Thibs is not one to dwell on it. He’d rather talk about how to find and cultivate desire — "Analytics can measure a lot of things, but it’s very difficult to measure drive," he says — and what he sees as the four pillars of coaching: leadership, teaching, communication, and motivation. All require the same thing: the investment of time. Preferably lots and lots of it. "There are certain things you look for in a player, but to get to know them, you have to dig deeper," Thibodeau says after practice, sitting at a disappointingly clean desk in an office as large as a conference room, surrounded by whiteboards filled with names and schemes. "I think that sometimes the thing that makes them great, that initially gets them here, is they’re chasing excellence, and you do that by making the commitment to put everything you have into something. And if you get lost along the way and start chasing other things, the commitment doesn’t remain the same, so the result won’t remain the same."
So Thibs focuses on consistency — "day after day, the entire season." He also makes a point to lower expectations. "It’s easy to say you’ve got a good young team, but what does it translate into? It’s important to look at the facts." He pauses. "The facts are, we won 29 games last year. We were 12 games out of the eighth spot, and 44 games out of the first-place spot."
Wiggins is crucial to the long-term plan. Thibs feels the 21-year-old has good instincts but needs to get back to some of the things he did earlier in his career, when Thibodeau coached against him. His hope is that Wiggins can become a player, like Wade, Kobe or LeBron, who’s capable of scoring in many different ways, taking particular advantage of "busting out" on the break after grabbing a defensive rebound. To do so, Thibs notes, Wiggins needs to become a better defensive rebounder. (Early results are mixed; through five games Wiggins is averaging a career-low 2.0 defensive boards per game).
As for Towns, though Thibodeau doesn’t say it expressly, the challenge is, in essence: Don’t screw it up. The young center already plays at an All-Star level most nights. He’s a vocal leader ("Very loud, in a good way," Wiggins says), and comes off as uncommonly mature. He’s the kind of guy who can lecture you on the value of getting enough sleep, or the importance of taking the long view, neither of which is usually top of mind for a 20-year-old millionaire. He’s also assimilated Thibodeau’s coach-speak to a staggering level, as became apparent during our interview. Prior to it, he and Wiggins were laughing and joking about who was going to win that afternoon’s Call of Duty showdown, and Towns’ lifetime record against Wiggins in free-throw contests ("Undefeated!" according to Towns), and Wiggins’s various excuses for that fact ("My finger hurt today," Wiggins said, before adding, sotto voce, "My finger always hurts").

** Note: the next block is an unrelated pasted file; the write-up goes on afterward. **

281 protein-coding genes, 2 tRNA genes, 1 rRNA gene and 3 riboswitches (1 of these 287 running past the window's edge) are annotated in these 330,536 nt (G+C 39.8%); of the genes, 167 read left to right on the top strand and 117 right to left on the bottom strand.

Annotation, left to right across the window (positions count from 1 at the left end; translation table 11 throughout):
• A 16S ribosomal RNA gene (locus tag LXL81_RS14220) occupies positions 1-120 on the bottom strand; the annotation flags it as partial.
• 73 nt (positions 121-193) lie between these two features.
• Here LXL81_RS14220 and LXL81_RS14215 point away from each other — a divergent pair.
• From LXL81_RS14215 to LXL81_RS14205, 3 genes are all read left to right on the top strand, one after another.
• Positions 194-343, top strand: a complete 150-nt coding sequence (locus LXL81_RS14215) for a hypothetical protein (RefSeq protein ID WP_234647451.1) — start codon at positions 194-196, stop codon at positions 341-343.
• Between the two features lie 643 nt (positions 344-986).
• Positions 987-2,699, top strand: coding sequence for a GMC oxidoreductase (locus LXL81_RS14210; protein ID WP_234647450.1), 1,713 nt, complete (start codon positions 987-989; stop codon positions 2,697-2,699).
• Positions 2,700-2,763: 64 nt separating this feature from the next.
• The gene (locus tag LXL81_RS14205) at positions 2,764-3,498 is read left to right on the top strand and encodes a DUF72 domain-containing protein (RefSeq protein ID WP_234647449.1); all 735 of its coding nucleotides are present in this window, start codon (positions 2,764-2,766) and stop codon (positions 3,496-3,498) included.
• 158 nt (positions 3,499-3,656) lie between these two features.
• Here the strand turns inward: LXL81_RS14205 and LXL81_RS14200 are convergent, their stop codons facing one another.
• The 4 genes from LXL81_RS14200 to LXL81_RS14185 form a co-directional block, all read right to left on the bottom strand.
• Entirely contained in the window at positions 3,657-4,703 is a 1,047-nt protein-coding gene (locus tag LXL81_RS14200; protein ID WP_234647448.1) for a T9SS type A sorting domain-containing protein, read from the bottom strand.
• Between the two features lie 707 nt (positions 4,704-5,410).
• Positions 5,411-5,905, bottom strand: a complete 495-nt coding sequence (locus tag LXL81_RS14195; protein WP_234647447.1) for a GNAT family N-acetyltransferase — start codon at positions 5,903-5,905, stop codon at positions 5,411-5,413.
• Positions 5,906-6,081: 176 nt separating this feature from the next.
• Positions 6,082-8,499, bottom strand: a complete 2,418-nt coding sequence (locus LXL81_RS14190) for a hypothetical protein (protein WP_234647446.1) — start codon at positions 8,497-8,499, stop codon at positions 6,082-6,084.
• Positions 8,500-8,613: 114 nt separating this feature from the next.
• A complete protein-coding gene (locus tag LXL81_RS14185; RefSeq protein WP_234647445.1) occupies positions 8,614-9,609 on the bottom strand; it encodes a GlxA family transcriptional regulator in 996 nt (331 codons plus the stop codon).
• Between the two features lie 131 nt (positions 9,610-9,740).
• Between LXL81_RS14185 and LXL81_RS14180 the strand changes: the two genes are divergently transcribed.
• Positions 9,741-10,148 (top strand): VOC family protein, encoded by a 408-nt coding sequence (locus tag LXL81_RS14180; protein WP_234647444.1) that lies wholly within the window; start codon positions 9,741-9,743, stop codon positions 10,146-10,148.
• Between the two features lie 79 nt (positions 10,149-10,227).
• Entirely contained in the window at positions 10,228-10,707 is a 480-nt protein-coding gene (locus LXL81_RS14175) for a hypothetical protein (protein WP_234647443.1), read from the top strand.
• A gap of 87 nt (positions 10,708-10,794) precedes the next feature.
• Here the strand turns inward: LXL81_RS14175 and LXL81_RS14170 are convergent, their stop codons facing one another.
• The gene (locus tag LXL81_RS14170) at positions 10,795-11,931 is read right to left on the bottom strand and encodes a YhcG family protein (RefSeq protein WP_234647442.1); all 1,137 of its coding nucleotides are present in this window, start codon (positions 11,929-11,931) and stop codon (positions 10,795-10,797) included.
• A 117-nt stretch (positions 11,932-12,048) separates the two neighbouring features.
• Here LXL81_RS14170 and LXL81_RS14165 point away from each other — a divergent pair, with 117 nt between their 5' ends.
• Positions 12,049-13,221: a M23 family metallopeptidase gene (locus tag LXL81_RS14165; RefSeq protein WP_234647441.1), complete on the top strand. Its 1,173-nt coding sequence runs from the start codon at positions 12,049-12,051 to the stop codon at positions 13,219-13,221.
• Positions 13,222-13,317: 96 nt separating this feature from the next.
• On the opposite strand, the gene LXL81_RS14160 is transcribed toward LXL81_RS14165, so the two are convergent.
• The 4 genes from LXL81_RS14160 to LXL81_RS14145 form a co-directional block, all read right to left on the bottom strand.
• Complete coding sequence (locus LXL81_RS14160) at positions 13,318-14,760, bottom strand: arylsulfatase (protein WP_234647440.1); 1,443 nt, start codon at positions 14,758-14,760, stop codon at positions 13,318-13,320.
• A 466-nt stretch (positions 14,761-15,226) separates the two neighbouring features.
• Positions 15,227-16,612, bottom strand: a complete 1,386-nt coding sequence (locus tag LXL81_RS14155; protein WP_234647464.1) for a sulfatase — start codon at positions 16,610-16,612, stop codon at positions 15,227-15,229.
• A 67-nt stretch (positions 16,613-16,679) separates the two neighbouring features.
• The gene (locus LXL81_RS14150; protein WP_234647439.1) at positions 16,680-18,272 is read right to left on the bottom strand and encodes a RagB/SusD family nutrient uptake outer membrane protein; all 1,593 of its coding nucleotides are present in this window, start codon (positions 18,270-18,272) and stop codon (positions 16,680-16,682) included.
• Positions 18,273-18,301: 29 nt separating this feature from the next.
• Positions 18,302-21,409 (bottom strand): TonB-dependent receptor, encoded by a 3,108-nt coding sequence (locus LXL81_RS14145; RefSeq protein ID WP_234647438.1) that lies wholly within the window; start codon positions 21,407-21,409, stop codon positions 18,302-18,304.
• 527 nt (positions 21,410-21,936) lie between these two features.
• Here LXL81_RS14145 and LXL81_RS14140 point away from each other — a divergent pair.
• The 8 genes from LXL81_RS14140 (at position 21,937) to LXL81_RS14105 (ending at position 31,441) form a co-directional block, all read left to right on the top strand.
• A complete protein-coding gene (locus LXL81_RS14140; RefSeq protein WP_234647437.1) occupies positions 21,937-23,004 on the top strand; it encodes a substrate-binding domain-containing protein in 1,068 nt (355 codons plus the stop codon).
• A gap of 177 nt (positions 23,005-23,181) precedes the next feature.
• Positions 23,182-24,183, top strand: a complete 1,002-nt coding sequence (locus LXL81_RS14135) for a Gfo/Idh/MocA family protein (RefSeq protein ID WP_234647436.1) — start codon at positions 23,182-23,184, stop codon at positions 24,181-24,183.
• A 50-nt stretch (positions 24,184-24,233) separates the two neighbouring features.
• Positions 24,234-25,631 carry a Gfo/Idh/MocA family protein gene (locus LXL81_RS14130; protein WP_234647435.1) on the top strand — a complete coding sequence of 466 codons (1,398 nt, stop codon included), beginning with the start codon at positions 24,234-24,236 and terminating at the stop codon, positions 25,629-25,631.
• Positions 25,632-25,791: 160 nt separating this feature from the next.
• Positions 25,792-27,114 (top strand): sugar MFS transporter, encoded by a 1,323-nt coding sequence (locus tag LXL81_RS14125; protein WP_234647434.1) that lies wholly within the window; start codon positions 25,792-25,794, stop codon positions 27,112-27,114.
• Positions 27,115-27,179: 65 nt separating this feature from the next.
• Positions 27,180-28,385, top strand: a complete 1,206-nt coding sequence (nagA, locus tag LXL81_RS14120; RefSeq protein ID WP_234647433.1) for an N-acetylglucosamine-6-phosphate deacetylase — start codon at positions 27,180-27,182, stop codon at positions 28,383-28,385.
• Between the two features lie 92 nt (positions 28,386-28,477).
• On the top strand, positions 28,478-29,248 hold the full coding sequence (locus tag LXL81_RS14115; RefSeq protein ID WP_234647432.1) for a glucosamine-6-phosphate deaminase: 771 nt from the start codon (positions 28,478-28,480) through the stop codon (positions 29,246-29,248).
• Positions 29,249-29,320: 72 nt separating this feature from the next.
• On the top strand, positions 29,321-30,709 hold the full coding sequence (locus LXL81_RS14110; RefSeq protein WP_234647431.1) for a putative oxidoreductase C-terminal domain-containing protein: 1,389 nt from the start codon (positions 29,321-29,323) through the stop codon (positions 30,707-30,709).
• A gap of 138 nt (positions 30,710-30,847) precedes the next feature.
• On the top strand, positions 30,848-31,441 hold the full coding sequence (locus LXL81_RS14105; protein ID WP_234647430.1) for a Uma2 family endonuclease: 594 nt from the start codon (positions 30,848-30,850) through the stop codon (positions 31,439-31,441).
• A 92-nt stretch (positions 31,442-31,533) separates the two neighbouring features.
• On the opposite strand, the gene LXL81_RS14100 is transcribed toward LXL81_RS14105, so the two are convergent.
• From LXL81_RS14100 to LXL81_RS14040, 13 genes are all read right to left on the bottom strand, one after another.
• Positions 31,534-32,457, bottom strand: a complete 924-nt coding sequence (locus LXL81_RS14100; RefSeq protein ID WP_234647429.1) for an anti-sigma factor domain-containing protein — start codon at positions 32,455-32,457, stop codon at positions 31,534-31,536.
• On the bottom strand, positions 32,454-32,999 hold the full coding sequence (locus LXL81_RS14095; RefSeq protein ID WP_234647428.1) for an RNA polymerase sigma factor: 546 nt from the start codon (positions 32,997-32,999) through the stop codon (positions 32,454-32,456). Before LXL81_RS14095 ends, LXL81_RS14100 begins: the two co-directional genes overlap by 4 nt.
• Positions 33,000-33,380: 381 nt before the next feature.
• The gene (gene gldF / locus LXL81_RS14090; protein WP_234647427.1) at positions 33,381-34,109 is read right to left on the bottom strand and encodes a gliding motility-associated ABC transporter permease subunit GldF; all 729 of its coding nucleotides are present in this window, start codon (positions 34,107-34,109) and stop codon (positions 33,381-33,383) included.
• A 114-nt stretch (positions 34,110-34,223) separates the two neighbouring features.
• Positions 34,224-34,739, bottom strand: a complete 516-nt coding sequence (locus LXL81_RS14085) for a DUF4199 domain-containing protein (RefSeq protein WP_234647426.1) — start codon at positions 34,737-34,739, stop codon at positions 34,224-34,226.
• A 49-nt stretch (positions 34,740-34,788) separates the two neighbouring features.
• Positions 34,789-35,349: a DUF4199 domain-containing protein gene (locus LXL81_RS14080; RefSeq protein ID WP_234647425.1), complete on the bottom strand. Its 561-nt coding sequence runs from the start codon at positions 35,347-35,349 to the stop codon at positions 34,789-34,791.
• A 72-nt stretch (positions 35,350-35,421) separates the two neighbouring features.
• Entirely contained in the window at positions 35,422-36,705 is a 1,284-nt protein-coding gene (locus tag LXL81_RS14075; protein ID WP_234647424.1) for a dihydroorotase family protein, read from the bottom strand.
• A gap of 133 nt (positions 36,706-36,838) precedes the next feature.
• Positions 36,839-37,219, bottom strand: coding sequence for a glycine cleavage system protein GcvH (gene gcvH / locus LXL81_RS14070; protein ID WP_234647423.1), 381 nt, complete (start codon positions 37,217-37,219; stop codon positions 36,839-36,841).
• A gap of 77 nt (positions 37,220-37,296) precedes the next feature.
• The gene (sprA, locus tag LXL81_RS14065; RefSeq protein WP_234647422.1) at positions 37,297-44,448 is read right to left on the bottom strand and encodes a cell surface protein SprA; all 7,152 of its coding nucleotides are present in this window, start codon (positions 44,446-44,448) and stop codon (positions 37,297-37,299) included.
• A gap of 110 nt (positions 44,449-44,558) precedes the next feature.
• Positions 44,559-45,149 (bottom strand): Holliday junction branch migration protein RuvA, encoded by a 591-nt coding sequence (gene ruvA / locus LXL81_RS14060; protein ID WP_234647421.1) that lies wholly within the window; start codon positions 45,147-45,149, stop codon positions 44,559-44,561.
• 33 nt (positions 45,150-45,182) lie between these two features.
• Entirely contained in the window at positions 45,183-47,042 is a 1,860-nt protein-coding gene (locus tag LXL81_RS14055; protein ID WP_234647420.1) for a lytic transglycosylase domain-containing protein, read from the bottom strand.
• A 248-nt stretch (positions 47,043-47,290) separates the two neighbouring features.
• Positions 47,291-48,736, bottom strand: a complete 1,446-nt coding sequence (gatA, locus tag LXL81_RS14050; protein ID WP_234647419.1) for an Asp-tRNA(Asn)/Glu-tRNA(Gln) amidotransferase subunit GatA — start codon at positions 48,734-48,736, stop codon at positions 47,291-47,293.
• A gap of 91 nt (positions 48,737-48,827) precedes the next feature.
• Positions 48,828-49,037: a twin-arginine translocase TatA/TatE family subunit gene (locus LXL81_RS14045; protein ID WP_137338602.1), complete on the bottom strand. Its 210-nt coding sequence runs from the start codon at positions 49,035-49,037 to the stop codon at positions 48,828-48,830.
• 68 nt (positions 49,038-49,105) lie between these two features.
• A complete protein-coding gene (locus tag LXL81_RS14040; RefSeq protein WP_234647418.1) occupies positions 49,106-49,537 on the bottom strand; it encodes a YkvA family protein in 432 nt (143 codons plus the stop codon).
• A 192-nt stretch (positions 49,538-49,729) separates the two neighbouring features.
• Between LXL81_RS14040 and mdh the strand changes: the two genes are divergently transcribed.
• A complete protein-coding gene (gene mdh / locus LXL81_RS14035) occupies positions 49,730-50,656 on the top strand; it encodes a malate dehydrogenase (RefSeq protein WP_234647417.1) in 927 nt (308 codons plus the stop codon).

Once the cameras turned on, however, Towns morphed into team spokesman, quickly answering any questions Wiggins, who has a sweetness to him but isn’t as comfortable speaking out, might be reluctant to. When asked about the NBA age limit for the draft, Towns expertly ducked the query. It’s something Wiggins says he’s working on. "He is a people person," Wiggins says. "I’m more…(pauses)…If I could raise my voice like him now, I would do it."
So on it went. Wiggins providing short answers while Towns expounded at length, dismissing outside critics (of SI picking the Wolves to finish ninth in the West: "That’s all chatter and static and we don’t listen to that"), and refuting the idea that multiple stars might have trouble co-existing on one team, Kobe and Shaq or Garnett and Marbury be damned. "No matter what, we are all going to eat," Towns said. "There is enough food on the table for all of us."
For now, at this early stage, it’s clear both players, and their coach, are on the same page. It’s all about defense. We need to maximize our potential. One day builds on the next. Wiggins even echoed another franchise’s motto at one point, saying, "You have to trust in the process." But it was Towns who, perhaps unintentionally, got at the heart of the challenge of the years to come, both for the young stars and their coach. "I mean, it’s up to a man to listen to his own mind or someone’s else’s," Towns said. "It’s up to us to decide."
This article originally appeared on The Crossover.